The Calliope Hummingbird is known to be the smallest breeding bird found in Canada and the United States. The breeding habitat is varied among open shrub habitats and altitudes. The Calliope Hummingbird is a migratory bird and they are believed to be the smallest-bodied long-distance migrant in the world. Photographed at Republic, Washington (Jola Charlton)
The Carib Grackle is a colonial breeder, with several deep, lined cup nests often built in one tree. Photographed at Bubali, Aruba (Michiel Oversteegen)
Common Guillemot, also known as the Common Murre, is a persuit-diver that forages for food by swimming underwater using wings for propulsion. Photographed at Hornoya, Norway (Michalis Kotsakis)
The Common Kingfisher is also known as the Eurasian Kingfisher or the River Kingfisher. This is a widely distributed species in Europe, Asia and North Africa. It is a common breeder over much of its vast Eurasian range, but in North Africa it is mainly a winter visitor. Photographed at Purbasthli, West Bengal (Aparna Mondal)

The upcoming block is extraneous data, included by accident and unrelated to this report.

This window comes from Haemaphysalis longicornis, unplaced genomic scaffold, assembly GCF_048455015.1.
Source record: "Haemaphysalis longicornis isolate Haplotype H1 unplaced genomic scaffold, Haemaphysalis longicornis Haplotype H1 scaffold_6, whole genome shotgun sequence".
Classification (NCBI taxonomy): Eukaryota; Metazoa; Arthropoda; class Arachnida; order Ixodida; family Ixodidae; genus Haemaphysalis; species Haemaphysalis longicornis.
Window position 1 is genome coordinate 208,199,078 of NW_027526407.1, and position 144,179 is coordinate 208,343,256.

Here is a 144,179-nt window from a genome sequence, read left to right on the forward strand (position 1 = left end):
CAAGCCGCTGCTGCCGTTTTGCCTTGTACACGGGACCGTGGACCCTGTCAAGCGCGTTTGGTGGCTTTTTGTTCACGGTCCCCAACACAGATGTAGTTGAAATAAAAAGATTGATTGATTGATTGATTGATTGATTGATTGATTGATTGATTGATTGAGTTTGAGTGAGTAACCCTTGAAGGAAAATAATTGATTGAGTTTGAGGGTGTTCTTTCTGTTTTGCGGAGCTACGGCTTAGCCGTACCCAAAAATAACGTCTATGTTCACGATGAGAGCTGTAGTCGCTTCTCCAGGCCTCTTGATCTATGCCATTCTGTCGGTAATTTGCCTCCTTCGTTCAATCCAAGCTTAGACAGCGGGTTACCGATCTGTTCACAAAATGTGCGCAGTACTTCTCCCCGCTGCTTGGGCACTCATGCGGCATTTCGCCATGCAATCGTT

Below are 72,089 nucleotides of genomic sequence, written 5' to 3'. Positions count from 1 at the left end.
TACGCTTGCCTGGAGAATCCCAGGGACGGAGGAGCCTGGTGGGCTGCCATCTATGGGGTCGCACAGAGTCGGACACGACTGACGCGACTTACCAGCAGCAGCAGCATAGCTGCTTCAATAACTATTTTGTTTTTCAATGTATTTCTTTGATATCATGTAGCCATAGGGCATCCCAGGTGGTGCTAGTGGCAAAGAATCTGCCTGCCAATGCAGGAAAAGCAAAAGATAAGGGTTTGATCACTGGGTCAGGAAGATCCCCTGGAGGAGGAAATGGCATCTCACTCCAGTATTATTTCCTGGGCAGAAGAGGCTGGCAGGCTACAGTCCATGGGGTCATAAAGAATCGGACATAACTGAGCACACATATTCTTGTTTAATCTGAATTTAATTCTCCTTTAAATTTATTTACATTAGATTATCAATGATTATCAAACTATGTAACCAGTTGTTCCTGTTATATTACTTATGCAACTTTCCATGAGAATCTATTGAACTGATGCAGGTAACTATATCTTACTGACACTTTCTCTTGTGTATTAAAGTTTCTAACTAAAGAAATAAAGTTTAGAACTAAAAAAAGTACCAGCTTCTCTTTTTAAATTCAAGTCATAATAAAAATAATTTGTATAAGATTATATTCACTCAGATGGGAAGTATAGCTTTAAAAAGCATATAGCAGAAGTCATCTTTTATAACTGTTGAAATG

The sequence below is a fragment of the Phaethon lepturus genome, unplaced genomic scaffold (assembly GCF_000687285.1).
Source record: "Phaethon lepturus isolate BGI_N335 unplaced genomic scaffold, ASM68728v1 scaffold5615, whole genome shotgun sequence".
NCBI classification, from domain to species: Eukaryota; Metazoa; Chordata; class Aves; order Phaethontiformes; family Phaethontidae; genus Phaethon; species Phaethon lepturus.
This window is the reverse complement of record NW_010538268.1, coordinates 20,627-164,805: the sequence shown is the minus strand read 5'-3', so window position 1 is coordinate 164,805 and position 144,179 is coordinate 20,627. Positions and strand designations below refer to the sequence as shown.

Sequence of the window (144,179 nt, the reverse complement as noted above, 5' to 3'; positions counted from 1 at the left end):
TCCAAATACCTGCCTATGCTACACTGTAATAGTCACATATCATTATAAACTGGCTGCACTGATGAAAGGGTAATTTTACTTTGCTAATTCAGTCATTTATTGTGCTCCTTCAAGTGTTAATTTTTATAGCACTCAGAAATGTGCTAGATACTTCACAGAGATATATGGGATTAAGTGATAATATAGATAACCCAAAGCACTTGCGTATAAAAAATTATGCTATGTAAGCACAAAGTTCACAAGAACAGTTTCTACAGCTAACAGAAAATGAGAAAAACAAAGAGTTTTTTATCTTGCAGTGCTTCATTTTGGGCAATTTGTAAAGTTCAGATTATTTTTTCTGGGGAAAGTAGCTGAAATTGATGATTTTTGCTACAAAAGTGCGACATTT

The Crested Serpent Eagle is a medium-sized bird of prey found in forested habitats across tropical Asia. Photo taken at Tadoba Andhari tiger Reserve, India (Narayanan Iyer)
Eastern Osprey having a meal. Photographed at Perth, Western Australia (Jamie Dolphin)
The Golden Oriole is the only member of the oriole family breeding in the Northern Hemisphere temperate regions. It is a summer migrant in Europe and western Asia and winters in central and southern Africa. Photographed at Bangalore, India (Vijita Asher
The Indian Roller is found to occur widely from West Asia to the Indian Subcontinent. This bird is known for its aerobatic displays of males during the breeding season. Photo taken at Ranathambhaur, Rajasthan (Dr. Sanjay Solanki)
Keel-billed Toucan, also known as Sulfur-breasted Toucan or the Rainbow-billed Toucan, is a national bird of Belize. This bird is found from Southern Mexico to Venezuela and Columbia. Photographed at the Costarican Jungle (Ramesh Aithal)